Turkey suspends 1-week repo after lira hits eight-month low

Turkey’s Central Bank suspended 1-week repo auctions on Thursday to support the lira after it slipped 1 percent to

its weakest level in nearly eight months on the back of investor concerns at the decision to re-run Istanbul’s mayoral

election. The lira stood at 6.2200 against the dollar at 1018 GMT, recovering some of the day’s losses after the

central bank announced that it would suspend repo auctions in response to what it said was “developments in

financial markets.” Earlier, it tumbled as far as 6.2460, its weakest level since Sept. 24, from Wednesday’s close of 6.1790.

The suspension of the repo auctions is one of central bank’s secondary tools to tighten policy to stabilise the

currency. Bankers said the central bank’s move would gradually raise the average cost of funding to 25.5 percent.

 The Central Bank took similar action on March 22, when the lira plunged a week before local elections. Since the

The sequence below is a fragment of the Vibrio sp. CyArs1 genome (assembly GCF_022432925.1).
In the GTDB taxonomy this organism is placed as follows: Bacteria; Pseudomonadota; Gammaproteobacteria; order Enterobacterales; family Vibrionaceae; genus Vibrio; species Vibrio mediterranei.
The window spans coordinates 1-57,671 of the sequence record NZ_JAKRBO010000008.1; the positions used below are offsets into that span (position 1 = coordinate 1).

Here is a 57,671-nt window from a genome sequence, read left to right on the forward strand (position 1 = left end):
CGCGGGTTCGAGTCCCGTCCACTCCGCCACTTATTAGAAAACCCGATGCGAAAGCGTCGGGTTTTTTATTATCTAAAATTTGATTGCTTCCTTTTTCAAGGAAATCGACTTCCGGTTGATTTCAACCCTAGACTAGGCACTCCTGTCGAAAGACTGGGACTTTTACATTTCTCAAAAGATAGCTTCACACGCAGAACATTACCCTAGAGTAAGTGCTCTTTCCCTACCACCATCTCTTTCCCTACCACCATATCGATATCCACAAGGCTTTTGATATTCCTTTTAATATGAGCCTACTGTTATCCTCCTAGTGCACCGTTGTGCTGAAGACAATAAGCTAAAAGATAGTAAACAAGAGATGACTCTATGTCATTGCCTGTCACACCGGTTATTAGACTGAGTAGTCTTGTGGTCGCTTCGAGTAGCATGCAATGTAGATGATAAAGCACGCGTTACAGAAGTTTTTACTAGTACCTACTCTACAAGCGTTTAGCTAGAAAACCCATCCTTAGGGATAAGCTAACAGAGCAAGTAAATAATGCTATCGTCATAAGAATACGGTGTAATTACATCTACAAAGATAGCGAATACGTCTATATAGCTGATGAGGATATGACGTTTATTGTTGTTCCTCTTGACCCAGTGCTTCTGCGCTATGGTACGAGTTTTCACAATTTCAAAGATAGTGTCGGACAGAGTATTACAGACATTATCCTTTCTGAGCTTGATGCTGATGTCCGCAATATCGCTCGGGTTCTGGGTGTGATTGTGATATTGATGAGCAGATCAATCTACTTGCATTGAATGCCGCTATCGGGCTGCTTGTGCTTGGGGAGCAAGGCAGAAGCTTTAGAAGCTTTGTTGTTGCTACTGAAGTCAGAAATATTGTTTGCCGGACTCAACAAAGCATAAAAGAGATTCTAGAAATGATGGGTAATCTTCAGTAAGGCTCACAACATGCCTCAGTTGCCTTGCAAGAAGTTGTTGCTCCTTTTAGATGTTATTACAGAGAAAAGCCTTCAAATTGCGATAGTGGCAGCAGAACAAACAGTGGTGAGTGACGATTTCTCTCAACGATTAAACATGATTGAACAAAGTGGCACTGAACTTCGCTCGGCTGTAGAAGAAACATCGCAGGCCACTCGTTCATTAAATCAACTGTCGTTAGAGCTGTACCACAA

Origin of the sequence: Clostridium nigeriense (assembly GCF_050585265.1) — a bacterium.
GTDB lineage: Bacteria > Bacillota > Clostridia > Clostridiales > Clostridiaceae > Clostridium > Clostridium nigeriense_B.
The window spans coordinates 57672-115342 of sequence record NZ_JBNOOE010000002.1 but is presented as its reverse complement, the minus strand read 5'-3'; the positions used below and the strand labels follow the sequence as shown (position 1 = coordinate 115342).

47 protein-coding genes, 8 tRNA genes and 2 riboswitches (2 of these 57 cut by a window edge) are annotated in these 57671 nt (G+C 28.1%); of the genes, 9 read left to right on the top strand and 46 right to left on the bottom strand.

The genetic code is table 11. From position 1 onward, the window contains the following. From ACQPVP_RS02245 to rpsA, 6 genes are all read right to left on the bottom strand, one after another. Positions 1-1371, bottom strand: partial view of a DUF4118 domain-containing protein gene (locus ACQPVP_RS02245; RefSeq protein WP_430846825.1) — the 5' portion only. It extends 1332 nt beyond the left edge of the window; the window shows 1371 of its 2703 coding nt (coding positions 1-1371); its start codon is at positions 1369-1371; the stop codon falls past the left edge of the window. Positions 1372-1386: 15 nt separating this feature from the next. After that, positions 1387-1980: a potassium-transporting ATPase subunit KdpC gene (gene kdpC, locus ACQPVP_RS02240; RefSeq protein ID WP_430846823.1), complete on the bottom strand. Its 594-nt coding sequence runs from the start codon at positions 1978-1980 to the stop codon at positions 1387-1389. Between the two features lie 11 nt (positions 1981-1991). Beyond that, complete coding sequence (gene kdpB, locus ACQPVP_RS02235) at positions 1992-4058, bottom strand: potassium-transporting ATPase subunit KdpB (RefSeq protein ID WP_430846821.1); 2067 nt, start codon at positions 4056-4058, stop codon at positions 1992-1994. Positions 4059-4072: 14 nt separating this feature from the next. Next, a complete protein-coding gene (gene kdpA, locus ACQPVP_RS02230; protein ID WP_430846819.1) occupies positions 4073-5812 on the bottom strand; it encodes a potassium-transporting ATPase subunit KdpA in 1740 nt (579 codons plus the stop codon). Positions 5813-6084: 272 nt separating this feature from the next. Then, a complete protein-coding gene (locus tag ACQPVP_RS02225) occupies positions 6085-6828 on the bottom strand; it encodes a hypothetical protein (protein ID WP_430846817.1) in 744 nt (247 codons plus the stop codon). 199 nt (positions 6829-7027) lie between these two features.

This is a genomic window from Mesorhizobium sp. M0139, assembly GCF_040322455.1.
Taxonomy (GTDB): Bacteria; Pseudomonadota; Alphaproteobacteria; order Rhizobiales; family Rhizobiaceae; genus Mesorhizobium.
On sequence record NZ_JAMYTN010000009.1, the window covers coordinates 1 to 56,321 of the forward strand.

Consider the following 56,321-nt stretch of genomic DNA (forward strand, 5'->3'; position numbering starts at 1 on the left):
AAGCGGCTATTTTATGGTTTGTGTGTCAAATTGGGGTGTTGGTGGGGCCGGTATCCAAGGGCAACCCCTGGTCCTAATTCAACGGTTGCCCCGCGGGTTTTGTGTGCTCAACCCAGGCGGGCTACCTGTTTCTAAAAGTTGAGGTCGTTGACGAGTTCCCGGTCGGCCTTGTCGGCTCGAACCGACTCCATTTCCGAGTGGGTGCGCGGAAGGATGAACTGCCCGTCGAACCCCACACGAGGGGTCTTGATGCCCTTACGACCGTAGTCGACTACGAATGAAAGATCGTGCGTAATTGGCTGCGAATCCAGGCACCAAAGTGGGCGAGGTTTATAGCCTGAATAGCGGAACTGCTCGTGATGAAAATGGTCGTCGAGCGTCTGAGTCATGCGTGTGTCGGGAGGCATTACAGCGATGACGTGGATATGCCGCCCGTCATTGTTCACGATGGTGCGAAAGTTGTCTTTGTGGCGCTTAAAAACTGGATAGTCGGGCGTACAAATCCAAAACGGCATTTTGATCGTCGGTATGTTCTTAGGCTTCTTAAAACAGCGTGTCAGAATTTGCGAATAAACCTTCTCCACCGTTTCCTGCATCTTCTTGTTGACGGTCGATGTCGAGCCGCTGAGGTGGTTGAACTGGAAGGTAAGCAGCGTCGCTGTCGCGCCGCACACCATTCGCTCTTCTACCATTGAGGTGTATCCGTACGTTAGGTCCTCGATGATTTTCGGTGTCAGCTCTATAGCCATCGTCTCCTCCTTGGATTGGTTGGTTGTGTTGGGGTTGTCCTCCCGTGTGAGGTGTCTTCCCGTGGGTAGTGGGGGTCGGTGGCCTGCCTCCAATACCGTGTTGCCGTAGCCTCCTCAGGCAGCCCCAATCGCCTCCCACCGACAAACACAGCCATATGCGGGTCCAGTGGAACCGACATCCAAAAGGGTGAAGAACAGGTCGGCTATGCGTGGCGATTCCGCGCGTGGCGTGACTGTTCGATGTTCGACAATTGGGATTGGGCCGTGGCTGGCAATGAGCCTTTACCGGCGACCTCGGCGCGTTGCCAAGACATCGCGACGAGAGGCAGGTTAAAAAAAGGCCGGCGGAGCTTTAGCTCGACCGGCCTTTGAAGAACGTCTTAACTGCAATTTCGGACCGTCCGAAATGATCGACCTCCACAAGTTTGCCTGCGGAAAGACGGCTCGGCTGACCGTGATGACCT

vote, and the contested outcome of the Istanbul mayoralty, the currency has weakened more than 10 percent. After

weeks of appeals by President Tayyip Erdogan’s AK Party and its nationalist MHP ally, Turkey’s High Election

Board (YSK) ruled on Monday for a re-run of the Istanbul mayoral election, which was narrowly won by the opposition.

Investors fear that the decision to re-run the Istanbul election on June 23 will add nearly two months of uncertainty

over Turkey’s plan to rebalance and stabilize the economy. Tim Ash, senior emerging markets strategist at BlueBay

Asset Management, said the Central Bank move would limit the amount of lira available for Turks to buy foreign

currency. “But (this is) only stop gap, when real problem is zero credibility around macro management in Turkey,” Ash tweeted.

The cost of insuring Turkey’s exposure to its sovereign debt also rose, with five-year credit default swaps jumping

11 basis points from Wednesday’s close to 483 basis points, similar levels to the run up to the March 31 elections,

according to IHS Markit. Its dollar bonds also slumped across the curve, with the 2026 issue dropping 1.6 cents, Refinitiv data showed.

The yield on the 10-year benchmark bond rose to 21.17 percent in spot trade from 20.99 percent on Wednesday,

while the two-year benchmark bond surged to 24.43 from 23.05. The main BIST100 share index was down 1.56 percent, while the banking share index tumbled 1.82 percent. 

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